In addition, an open loop gain becomes larger as gm (transconductance) of the input transistor 125 of the operational amplifier (amplification circuit) is larger. Thus, the direction (it can be grasped as a direction of flow of a drain current) of the channel length of the input transistor 125 is desirably set in the direction different from the direction (Y-axis direction) vertical to the direction of repetitive disposition of the operational amplifiers (amplification circuits)(this desirable direction is set in the direction of repetitive disposition of the amplification circuits in this embodiment). It is because gm of a field effect transistor is proportional to W/L (L is a channel length and W is a channel width), and thus it is advantageous that the channel width is allowed to be ensured in the direction (Y-axis direction) different from the direction of repetitive disposition limited by the pixel pitch. Note that while the direction different from the direction (Y-axis direction) vertical to the direction of repetitive disposition of the operational amplifiers (amplification circuits) means the direction which is inclined with respect to the direction vertical to the direction of repetitive disposition of the operational amplifiers and its gradient is set as may be necessary, that direction different therefrom is preferably set in the direction (the X-axis direction in the drawing) of repetitive disposition of the amplification circuits as in this embodiment in terms of layout.

When the input portion or the load portion has a cascode configuration, an output resistance of the amplification circuit is proportional to gm of a gate grounded field effect transistor. Thus, the direction (it can be grasped as the direction as well of flow of the drain current) of the channel length of the gate grounded field effect transistor is desirably set in the direction (it is set as the X-axis direction as the direction of repetitive disposition of the amplification circuits in this embodiment) different from the direction vertical to the direction of repetitive disposition of the amplification circuits. An embodiment in such a case as well will hereinafter be described.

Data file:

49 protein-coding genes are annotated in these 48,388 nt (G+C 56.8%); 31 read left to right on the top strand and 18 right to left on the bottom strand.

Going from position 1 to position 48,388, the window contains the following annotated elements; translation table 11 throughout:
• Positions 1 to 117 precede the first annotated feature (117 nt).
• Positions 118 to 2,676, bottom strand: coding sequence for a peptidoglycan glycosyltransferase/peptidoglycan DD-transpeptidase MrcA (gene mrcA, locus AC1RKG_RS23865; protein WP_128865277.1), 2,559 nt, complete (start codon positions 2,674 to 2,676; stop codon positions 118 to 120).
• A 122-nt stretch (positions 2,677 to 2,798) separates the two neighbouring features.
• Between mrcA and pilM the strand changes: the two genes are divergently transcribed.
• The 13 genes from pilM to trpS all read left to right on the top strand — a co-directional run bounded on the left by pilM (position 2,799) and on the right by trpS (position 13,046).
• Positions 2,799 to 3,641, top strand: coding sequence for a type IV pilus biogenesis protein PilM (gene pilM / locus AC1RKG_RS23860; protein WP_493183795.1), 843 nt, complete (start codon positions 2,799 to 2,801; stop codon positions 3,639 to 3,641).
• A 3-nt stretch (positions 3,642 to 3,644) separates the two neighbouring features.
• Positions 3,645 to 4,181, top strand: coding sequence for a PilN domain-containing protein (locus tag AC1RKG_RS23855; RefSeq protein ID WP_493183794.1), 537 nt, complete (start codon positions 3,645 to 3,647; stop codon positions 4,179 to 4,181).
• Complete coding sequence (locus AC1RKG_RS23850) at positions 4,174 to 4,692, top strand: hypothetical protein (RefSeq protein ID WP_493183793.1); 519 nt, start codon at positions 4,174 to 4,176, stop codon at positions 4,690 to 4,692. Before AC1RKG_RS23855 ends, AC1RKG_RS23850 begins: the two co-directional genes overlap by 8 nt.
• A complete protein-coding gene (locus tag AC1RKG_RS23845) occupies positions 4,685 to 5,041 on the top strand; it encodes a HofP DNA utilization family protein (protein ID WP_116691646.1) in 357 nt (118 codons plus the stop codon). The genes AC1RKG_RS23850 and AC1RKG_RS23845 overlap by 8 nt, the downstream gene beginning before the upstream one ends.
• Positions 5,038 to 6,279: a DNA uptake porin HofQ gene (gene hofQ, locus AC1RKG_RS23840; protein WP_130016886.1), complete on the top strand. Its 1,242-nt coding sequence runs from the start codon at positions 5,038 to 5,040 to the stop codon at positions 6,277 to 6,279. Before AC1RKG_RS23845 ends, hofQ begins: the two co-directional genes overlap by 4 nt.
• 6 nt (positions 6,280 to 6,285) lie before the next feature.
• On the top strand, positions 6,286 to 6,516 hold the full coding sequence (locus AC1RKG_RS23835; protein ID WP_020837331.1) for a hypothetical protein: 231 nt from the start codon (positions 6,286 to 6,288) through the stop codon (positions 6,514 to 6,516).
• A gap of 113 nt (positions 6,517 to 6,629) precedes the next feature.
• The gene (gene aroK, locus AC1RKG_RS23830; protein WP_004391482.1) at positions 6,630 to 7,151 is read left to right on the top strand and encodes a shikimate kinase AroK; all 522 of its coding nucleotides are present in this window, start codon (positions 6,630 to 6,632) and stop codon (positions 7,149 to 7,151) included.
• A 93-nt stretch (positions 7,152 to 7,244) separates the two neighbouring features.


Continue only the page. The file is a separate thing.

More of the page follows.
FIG. 4 is a plan view of an amplification circuit of a photoelectric conversion device according to a second embodiment of the present invention, and FIG. 5 is an equivalent circuit diagram of the amplification circuit of the photoelectric conversion device according to the second embodiment of the present invention. In FIGS. 4 and 5, the same constituent elements as those in FIGS. 1 and 2 are designated with the same reference symbols.

In FIGS. 4 and 5, reference numeral 124 designates a source grounded field effect transistor of a constant current circuit portion. Reference numeral 125 designates a field effect transistor as an input transistor, and reference numeral 126 designates a gate grounded field effect transistor. The field effect transistor 125 and the gate grounded field effect transistor 126 constitute an input portion having a cascode configuration. Reference numeral 127 designates a gate grounded field effect transistor, and reference numeral 128 designates a source grounded field effect transistor. The gate grounded field effect transistor 127 and the source grounded field effect transistor 128 constitute a load portion having a cascode configuration. Reference symbol 124G designates a gate electrode of the source grounded field effect transistor 124, reference symbol 125G designates a gate electrode of the grounded field effect transistor 125, reference symbol 126G designates a gate electrode of the gate grounded field effect transistor 126, reference symbol 127G designates a gate electrode of the gate grounded field effect transistor 127, and reference symbol 128G designates a gate electrode of the source grounded field effect transistor 128. Also, reference numeral 129 designates a contact hole, reference numeral 130 designates an active region, and reference numeral 131 designates a P-type well region.

In this embodiment, the direction of the channel lengths of the gate grounded field effect transistor 126 and the gate grounded field effect transistor 127 is set in the direction (the X-axis direction in the drawing) of repetitive disposition of the amplification circuits.